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MBPT Spotlight: Meerkat Buzz Reaches Epic Level at SXSW—What Advertisers Need to Know

Meerkat is one of the most prominent stories to come out of this week’s SXSW Interactive conference in Austin, Texas. Its meteoric rise to public consciousness is being compared to the launch of Twitter in 2007 at SXSW and the launch of Foursquare in 2009. At the SXSW Interactive conference, we closely monitored and used Meerkat to see what the potential of this high-profile new application is in media and for advertisers.

What is Meerkat? Meerkat is a mobile application, currently only available for Apple mobile products running OS 8.0 or higher that streams live video directly from the user’s phone camera. It is built to utilize Twitter as a way to broadcast live video to Twitter users who also have the application.

How does it work? Meerkat taps into the existing Twitter ecosystem to notify users’ Twitter followers that a live stream has been initiated. Once a user makes a selection to schedule or stream, their Twitter account posts a notice to their followers with an announcement of the event and a link to the live stream. Any Twitter user with the Meerkat application installed may view the stream through the Meerkat application. Any Meerkat user may “retweet” the link or the live stream to their followers, favorite the application and comment to the community through text, much like in the Twitter interface itself.

Meerkat gained even more attention on March 14 when Twitter blocked some features, allowing Meerkat users to connect to their Twitter followers directly through the app. Twitter had announced the day before their purchase of a similar service called Periscope, which we are sure to hear from soon.

The live video does not remain on any public servers or cloud storage at this time. Once the stream is stopped, the initiator may choose to save the stream to their phone. Meerkat founder Ben Rubin indicated in an interview with The Wall Street Journal this past weekend that there are plans to allow users to save videos and republish them. As of Monday evening, Meerkat added search functionality to allow users to search for other users to “follow” in much the same way that Twitter allows its users to build communities.

What makes people want to use it? What makes this platform so attractive to users is the way it democratizes live broadcasting to the public in general. We anticipate people will utilize this platform (or any other similar platform that may emerge) for journalism, entertainment and storytelling in real time, much the same way most other video platforms enable those opportunities. Quite simply, this allows everyone on the planet to project their POV globally with sight, sound and motion in real time. The only restrictions on that ability right now that we can see are battery life and bandwidth.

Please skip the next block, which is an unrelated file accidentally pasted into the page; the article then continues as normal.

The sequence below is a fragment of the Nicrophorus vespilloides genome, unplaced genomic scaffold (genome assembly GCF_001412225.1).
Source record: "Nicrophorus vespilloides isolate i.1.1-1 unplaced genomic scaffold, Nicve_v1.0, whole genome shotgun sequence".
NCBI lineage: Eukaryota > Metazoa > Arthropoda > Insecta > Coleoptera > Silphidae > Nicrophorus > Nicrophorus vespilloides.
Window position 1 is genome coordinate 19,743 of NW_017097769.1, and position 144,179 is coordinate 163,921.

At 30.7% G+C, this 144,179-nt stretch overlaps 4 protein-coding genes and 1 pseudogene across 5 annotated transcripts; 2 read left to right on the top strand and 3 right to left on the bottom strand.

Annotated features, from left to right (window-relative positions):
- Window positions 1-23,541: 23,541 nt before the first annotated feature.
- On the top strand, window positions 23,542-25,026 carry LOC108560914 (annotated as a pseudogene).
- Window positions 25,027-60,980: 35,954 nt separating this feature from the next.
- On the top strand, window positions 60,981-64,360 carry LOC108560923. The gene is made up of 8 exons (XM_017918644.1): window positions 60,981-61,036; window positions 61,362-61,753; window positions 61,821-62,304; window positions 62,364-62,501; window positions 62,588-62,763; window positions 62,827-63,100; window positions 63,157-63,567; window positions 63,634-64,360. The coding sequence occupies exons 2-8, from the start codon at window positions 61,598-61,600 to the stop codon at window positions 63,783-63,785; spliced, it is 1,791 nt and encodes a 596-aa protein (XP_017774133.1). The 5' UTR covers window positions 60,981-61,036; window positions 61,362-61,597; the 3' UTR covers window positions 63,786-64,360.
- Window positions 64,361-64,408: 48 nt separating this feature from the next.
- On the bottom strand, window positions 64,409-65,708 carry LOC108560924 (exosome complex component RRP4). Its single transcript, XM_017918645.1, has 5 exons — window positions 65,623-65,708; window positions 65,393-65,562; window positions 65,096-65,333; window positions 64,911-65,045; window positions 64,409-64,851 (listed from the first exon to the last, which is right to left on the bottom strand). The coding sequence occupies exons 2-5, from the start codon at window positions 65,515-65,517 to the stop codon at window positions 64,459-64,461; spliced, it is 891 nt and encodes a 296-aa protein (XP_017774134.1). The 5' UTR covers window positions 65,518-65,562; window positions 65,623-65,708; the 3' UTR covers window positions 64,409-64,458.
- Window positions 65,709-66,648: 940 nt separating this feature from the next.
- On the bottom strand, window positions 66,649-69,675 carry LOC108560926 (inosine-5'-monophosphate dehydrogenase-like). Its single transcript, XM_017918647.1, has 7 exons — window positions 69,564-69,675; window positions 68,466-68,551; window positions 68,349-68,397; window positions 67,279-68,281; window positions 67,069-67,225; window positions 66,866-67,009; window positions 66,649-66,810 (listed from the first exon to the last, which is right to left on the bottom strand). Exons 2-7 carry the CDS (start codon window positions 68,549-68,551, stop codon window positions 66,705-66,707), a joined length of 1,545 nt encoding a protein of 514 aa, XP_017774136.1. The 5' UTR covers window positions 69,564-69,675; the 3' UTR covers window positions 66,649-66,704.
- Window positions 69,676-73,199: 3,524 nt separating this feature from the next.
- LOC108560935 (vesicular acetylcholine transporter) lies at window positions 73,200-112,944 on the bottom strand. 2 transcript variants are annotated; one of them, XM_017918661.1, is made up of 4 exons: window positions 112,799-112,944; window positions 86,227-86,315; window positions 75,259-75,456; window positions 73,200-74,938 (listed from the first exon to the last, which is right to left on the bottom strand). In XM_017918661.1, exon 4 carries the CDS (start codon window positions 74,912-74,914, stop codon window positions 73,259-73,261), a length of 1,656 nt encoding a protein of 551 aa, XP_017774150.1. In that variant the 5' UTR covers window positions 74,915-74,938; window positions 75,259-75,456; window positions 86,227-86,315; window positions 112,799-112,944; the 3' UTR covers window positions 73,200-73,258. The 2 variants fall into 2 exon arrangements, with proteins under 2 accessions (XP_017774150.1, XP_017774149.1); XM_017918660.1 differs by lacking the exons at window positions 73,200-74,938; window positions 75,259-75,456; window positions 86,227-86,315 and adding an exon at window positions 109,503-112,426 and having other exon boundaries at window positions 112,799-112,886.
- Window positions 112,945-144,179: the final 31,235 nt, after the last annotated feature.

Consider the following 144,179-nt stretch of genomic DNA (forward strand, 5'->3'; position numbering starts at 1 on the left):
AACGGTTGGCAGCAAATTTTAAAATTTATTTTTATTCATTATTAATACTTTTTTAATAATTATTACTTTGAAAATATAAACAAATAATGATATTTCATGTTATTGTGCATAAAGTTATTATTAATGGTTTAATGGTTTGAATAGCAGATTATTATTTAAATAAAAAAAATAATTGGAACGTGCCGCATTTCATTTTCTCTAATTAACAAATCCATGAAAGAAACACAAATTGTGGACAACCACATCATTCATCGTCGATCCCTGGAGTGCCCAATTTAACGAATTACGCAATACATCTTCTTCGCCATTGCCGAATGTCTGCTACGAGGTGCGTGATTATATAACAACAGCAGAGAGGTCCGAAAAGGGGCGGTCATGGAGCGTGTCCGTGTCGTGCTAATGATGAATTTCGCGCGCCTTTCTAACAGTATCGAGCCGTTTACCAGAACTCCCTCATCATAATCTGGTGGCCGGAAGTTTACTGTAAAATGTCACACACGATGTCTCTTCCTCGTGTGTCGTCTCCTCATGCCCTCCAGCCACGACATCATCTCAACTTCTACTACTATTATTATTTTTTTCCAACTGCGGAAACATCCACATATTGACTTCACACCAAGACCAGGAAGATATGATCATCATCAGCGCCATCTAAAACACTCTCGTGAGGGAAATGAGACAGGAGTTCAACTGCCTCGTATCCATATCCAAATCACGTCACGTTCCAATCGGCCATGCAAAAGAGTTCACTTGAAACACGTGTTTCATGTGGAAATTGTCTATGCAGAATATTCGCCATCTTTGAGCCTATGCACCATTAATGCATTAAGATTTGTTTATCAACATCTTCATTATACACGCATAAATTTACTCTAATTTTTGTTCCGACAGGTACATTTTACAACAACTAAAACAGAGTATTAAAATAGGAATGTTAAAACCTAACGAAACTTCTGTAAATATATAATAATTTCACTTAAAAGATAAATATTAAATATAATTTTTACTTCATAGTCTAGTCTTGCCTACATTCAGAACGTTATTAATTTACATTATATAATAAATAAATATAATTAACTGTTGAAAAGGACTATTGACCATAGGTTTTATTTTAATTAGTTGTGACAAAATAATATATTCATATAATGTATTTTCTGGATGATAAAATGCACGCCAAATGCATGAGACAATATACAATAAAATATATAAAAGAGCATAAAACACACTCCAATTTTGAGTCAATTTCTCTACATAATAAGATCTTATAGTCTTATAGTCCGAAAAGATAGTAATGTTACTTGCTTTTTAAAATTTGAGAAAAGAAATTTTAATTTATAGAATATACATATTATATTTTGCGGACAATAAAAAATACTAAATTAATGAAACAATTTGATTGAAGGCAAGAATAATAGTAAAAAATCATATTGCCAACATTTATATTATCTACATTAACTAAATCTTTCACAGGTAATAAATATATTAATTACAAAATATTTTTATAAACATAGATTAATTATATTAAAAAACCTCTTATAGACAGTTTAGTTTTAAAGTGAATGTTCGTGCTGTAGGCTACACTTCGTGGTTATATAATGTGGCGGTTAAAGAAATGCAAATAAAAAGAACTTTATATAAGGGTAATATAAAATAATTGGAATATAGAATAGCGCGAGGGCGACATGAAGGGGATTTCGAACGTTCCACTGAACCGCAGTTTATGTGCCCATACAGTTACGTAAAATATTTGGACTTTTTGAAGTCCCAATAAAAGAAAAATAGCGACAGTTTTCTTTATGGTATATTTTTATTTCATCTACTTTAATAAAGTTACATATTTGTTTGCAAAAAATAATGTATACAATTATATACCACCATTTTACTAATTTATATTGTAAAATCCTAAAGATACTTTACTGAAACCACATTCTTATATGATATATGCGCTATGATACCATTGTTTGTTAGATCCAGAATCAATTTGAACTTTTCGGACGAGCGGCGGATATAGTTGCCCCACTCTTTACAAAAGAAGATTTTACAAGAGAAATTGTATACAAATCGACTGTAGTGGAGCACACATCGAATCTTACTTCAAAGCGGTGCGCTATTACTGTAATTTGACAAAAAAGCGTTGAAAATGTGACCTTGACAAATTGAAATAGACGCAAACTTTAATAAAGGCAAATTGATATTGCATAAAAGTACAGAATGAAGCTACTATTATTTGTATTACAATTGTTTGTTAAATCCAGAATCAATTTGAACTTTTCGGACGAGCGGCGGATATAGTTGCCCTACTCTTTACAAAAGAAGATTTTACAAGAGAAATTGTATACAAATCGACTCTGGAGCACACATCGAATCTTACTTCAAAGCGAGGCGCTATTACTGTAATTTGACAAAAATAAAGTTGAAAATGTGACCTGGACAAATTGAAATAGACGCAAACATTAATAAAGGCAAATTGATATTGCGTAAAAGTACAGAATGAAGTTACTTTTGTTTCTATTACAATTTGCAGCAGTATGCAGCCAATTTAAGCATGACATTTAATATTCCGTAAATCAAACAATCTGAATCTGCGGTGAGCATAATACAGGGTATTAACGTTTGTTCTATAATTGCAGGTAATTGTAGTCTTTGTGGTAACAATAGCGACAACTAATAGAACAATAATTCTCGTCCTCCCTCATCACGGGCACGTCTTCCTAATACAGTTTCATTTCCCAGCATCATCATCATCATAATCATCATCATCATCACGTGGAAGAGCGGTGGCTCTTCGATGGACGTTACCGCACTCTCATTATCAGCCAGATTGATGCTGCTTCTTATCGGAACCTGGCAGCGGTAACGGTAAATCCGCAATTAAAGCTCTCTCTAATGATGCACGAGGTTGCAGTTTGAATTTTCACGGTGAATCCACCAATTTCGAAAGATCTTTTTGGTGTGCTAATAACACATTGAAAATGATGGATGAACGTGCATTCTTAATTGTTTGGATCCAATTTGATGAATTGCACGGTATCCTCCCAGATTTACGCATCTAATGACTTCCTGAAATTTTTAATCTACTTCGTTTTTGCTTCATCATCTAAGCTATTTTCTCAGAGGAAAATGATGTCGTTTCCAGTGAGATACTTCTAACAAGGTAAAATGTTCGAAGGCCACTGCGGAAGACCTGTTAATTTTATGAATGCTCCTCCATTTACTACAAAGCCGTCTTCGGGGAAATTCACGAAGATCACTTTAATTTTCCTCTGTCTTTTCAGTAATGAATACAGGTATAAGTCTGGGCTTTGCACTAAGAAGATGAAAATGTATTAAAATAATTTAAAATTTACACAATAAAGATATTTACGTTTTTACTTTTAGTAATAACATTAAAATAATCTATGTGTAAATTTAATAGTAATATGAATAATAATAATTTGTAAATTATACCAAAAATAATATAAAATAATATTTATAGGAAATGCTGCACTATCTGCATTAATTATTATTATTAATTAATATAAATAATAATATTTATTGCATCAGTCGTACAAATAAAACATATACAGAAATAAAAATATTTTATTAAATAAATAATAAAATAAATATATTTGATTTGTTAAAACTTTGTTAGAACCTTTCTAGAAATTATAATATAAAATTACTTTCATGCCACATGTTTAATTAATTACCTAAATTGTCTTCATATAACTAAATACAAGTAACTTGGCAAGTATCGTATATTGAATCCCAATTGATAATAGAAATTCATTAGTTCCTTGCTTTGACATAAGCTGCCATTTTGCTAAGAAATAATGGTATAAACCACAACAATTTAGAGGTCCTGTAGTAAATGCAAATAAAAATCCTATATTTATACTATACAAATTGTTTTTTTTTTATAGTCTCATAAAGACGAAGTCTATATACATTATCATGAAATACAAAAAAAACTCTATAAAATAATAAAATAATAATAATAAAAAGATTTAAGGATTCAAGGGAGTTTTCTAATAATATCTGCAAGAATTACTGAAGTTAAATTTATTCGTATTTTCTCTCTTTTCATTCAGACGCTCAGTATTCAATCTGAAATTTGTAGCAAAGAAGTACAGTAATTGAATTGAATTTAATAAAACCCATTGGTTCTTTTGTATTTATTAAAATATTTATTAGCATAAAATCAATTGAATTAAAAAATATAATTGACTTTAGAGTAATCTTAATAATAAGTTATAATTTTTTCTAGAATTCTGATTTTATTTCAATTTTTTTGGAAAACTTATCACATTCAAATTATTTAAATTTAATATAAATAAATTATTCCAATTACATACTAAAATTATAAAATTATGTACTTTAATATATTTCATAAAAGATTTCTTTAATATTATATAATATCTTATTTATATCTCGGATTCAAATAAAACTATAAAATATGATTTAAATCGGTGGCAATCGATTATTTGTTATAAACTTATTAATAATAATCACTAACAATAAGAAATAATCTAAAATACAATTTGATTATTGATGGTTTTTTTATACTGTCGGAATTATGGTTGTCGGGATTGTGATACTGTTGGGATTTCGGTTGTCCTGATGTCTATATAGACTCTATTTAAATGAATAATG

Is it a viable advertising platform? Maybe. The potential is certainly there for any advertiser who wishes to broadcast live content. One of the more interesting features of this application is that it allows any Meerkat user to view any other live stream. There is no ability to control who may or may not view a live stream. This could be a strength and a drawback for advertisers who wish to take advantage of the tool. There are literally no available metrics that we are aware of for us to ascertain or measure ROI. There is, however a scoring metric. Every user has a score attached to them and the platform makes available, via an icon, the ability to view the highest 40-50 scoring users. It could, however, prove valuable as a measure of progress or pacing for an advertiser until more ways of measuring success are available.

As for advertising, we have not personally seen any live streamed advertising content, but we did see that several major brands, including MasterCard, Spotify and even the Miami Dolphins NFL team are listed as users. Advertisers who are well poised to take advantage of this platform are likely those with large groups of avid fans on Twitter who have a well-developed, flexible means of creating meaningful content. Any brand can broadcast using Meerkat right now. There are no costs and they don’t need permission.

Should advertisers do anything now? We believe advertisers should monitor the adoption of this application very closely as well as other competitors that are rushing into the live-streaming space. There are sure to be many options in this space soon. We expect to see major media partners quickly adopt the platform in new and unique ways and we expect powerful voices to emerge via the platform as well, just as YouTube, Vine and Instagram have produced influential users with large followings. It is simply a matter of time before Meerkat brings a plan to monetize the platform to the advertising and investment communities. Advertisers should download the application and experiment personally to experience what users experience and monitor the platform for changes and alterations.

Adam Weiler leads strategic research efforts on behalf of all Spark clients, including proprietary research and tools, and tapping into best-in-class industry resources.